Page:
Food Wins

I think we avoid learning our history because it’s not a fairy tale.


Career soldiers are supplied via government and will eventually defeat a population who splits time between fighting and producing food.

Cities are more efficient than small towns and allow more specialized jobs.  As human population continues to grow, so does urban sprawl.  There is no right or wrong, there’s just the laws of the natural universe, one of which is force.

Suburbs and strip malls will continue to consume the countryside until the human population reaches the capacity of its food production.  We have done this throughout all of history, growing as geography and technology have allowed us.  It will suck when we run out of food, but that’s when we reach our next level of homeostasis.

A profound example relating the previous paragraphs is the hunter-gathering people who settled the Chatham Islands around AD 1500.  The islands weren’t suitable for agriculture and so small in size that population control was critical (even castrating infant males) to prevent over hunting.  They were so close-knit, they had to handle disputes diplomatically rather than violently.

When the farming people from New Zealand (one and the same people) rediscovered them in 1835, they slaughtered and enslaved their direct ancestors.  The biggest difference between the two cultures was the food production capacity of New Zealand versus that of the cold and relatively tiny Chatham islands.  (I learned this from a fascinating book called Guns, Germs, and Steel, and then fact checked with Wikipedia.)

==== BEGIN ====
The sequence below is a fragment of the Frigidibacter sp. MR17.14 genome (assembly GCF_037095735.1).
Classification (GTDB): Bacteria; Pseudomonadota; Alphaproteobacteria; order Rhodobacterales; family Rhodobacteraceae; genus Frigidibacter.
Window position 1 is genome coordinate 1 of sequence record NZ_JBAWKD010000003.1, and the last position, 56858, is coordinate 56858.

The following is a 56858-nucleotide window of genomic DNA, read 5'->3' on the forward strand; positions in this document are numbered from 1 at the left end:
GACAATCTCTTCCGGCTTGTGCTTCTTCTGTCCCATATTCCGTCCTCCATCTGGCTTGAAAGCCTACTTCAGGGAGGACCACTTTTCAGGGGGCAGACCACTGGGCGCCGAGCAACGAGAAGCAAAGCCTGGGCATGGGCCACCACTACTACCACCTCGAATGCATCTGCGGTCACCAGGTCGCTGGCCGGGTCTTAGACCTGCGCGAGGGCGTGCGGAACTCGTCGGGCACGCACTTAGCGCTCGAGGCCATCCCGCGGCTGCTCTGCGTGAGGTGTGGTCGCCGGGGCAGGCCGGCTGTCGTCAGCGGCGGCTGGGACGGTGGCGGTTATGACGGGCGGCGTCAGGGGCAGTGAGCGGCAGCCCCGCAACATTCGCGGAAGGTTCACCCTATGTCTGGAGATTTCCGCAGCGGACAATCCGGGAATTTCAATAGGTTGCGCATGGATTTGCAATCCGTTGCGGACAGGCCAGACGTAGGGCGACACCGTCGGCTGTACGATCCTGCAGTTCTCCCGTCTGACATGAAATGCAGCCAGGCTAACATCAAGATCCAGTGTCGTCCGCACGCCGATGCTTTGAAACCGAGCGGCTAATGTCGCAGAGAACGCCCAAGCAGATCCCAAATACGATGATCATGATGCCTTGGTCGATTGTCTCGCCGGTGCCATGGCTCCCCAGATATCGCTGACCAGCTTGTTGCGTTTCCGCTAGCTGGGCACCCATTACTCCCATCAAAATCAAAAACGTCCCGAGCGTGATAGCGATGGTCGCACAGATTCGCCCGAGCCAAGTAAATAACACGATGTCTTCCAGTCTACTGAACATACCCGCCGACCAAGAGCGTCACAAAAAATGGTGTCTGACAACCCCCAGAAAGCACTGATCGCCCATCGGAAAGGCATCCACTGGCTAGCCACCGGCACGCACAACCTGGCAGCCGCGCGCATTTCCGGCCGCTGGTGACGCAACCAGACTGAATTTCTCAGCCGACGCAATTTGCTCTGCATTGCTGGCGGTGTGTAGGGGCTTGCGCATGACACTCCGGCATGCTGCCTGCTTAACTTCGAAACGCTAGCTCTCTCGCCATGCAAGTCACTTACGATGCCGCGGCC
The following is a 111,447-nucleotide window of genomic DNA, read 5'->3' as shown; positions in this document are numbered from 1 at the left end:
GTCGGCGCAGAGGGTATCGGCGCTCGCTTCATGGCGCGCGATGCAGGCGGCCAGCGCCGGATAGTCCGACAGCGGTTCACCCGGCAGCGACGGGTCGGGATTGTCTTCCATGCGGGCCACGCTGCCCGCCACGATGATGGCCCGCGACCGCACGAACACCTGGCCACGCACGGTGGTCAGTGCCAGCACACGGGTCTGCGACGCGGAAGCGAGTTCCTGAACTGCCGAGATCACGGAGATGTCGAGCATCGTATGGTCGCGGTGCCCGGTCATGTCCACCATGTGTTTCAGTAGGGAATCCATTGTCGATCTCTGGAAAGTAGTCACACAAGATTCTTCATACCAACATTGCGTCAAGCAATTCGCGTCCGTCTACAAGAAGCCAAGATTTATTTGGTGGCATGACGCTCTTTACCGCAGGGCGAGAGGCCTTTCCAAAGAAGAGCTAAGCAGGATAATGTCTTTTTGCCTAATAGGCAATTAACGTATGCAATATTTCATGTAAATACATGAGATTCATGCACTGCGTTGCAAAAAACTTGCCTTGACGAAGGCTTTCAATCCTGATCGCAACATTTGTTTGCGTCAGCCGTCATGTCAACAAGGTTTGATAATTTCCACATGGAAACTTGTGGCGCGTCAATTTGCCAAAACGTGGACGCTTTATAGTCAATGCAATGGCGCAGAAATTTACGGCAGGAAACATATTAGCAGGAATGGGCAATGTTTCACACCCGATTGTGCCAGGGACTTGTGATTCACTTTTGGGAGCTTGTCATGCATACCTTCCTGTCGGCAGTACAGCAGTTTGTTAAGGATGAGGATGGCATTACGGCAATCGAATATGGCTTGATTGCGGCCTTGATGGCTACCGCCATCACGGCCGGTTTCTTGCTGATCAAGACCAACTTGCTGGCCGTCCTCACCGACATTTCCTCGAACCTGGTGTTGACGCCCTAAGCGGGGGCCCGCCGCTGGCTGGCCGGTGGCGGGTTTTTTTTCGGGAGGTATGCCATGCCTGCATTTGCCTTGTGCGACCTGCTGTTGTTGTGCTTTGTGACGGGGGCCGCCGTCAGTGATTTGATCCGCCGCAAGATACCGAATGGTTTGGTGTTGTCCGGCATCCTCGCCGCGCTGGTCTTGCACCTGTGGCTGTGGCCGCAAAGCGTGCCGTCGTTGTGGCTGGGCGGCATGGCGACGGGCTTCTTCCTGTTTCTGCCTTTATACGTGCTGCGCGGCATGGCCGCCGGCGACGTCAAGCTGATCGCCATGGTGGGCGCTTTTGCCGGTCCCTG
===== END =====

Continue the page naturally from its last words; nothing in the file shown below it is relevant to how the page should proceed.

Perhaps the single largest factor throughout human history which decides who will be conquered is food supply.  All other innovations (writing, organized government, metallurgy, etc.) seem to spawn as a result.

Rome and the christian way of life spread, not because of belief, rather the raised quality of living.  Christianity served as common ground, facilitating diplomacy and cohesion as never before, even in the most heated debates.  This is one general observation in Peter Heather’s: The Fall of the Roman Empire.  The same is happening with our new moral compass: Chipotle, AT&T, Amazon, etc. guide us because they deliver results and improve our lives.

It is nice that folks in Guatemala City can get matching bathroom mats for the price of handwoven rug by an indigenous tribe.  It’s also a little sad to see how Pizza Hut and Radio Shack replace mom-n-pap shops, slowly homogenizing the formerly unique towns and cities across the globe.

Manufactured space food will inevitably be disguised as the latest “healthy” trends, replacing simple foods recommended by the old and wise.  Anti-aging pills will promise a substitute for clean living and exercise.  We are still searching for the fountain of youth, after all.

Why do I share this?  It entertains me to understand stuff, like how humans really function.  If the right people get the right information, maybe we can avoid getting sucker-punched.


I find it impossible to experience joy and judgement simultaneously.


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